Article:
Michael Jackson's photographer slams Leaving Neverland and claims director is 'twisting his words' over train station abuse dates

Michael Jackson's photographer slams Leaving Neverland and claims director is 'twisting his words' over train station abuse dates

May 6, 2019

MICHAEL Jackson’s photographer has condemned the director of bombshell documentary Leaving Neverland as a “perpetrator of lies”.

Harrison Funk is the latest ex-pal of the singer to speak out against the controversial HBO doc where accusers Wade Robson and James Safechuck have claimed the King of Pop abused them.

Safechuck, now 41, claims he was molested until the age of 14, including in a room at a train station on the Neverland Ranch.

But the singer’s estate family have called into question the accuracy of the documentary after it emerged a planning permission request for the building was lodged two years after the abuse was alleged to have happened.

Leaving Neverland director Dan Reed was forced into a seemingly embarrassing U-turn by the discrepancies in the dates.

But after new information emerged, which allegedly included an account by Jackon’s photographer Harrison Funk, Reed tweeted: "The train station — one of many Neverland locations where @jamessafechuck was abused — was already complete before the 1993 construction permit was approved, says #MichaelJackson personal photographer @harrisonfunk in an engagingly candid Jan 2019 podcast."

But Harrison rejected this, tweeting: "Regarding the lies perpetrated by Danny & his posse of haters and for the record: my comments in the @TheMJCast interview did not contain a date.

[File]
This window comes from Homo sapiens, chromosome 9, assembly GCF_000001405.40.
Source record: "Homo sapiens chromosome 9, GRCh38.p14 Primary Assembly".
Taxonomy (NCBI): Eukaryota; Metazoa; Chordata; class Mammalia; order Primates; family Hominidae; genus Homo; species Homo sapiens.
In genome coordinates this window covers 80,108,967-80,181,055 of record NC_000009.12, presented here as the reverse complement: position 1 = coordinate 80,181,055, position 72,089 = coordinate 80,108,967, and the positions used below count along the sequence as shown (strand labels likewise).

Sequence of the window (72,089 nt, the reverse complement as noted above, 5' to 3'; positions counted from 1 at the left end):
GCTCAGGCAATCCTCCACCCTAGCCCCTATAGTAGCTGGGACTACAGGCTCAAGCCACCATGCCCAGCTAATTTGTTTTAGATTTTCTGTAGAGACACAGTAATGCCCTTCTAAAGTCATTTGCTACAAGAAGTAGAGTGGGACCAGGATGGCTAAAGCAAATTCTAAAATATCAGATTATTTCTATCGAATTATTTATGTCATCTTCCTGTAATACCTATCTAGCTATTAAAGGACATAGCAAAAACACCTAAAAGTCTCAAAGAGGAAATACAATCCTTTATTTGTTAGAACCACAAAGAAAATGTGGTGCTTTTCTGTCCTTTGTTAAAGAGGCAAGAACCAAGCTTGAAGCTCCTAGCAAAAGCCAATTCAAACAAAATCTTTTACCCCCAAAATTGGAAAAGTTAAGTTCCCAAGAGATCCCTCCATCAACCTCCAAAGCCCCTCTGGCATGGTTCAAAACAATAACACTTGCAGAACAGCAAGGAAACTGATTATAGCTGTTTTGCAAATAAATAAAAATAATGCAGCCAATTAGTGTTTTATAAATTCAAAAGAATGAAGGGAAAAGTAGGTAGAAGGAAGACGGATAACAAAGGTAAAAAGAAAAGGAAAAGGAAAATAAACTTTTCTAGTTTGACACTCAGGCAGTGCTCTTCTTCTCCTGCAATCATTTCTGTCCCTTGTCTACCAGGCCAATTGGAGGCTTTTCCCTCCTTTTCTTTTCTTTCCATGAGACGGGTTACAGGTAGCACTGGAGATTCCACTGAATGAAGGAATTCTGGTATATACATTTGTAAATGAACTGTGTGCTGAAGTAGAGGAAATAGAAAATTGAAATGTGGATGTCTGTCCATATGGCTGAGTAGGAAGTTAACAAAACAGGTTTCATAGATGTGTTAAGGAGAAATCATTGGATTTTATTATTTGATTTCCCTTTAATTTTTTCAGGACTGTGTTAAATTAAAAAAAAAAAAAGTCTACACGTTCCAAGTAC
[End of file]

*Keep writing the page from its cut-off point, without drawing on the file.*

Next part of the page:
"Reed fabricated a date and spin to suit his agenda. FACT: the photo shoot that I spoke of was of statues at Neverland JUNE, 1994."

Other information appears to back up Safechuck’s story with accounts of how a train station was unveiled in 1990, the Mirror reports.

In their account of working for Jackson, former bodyguards Bill Whitfield and Javon Beard both describe how there was a big unveiling ceremony that year.

"In 1990, Michael Jackson opened the gates of his Neverland Valley Ranch to the public for the first time,” they wrote in Remembering The Time: Protecting Michael Jackson In His Final Days.

"Neverland's visitors entered the ranch at its train station, boarding a steam engine that took them up to the main house."

Another account of the station opening came from Randall Sullivan in Untouchable: The Strange Life and Tragic Death of Michael Jackson.

Sullivan said: "Reporters invited to tour Neverland at the 1990 public unveiling most often began by inspecting the towering statue of Mercury (the Roman God of profit, trade and commerce) in the drive of the mansion.

"Then climbed a hill out back that led to a near replica of the Main Street train station at Disneyland, with a floral clock that was more magnificent than the one Walt Disney had designed for his own park."

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In the explosive documentary, accusers Robson and Safechuck have claimed Jackson had abused them from the ages of 10 and seven respectively, after they were befriended by the King of Pop.

The Jackson family have hit back at the allegations and compared the hounding of Michael to a "public lynching", especially as the late singer is unable to defend himself in person.

While alive the superstar was accused of child molestation numerous times but was never convicted.

Michael Jackson died in 2009 at the aged of 50 of a drugs overdose.

 

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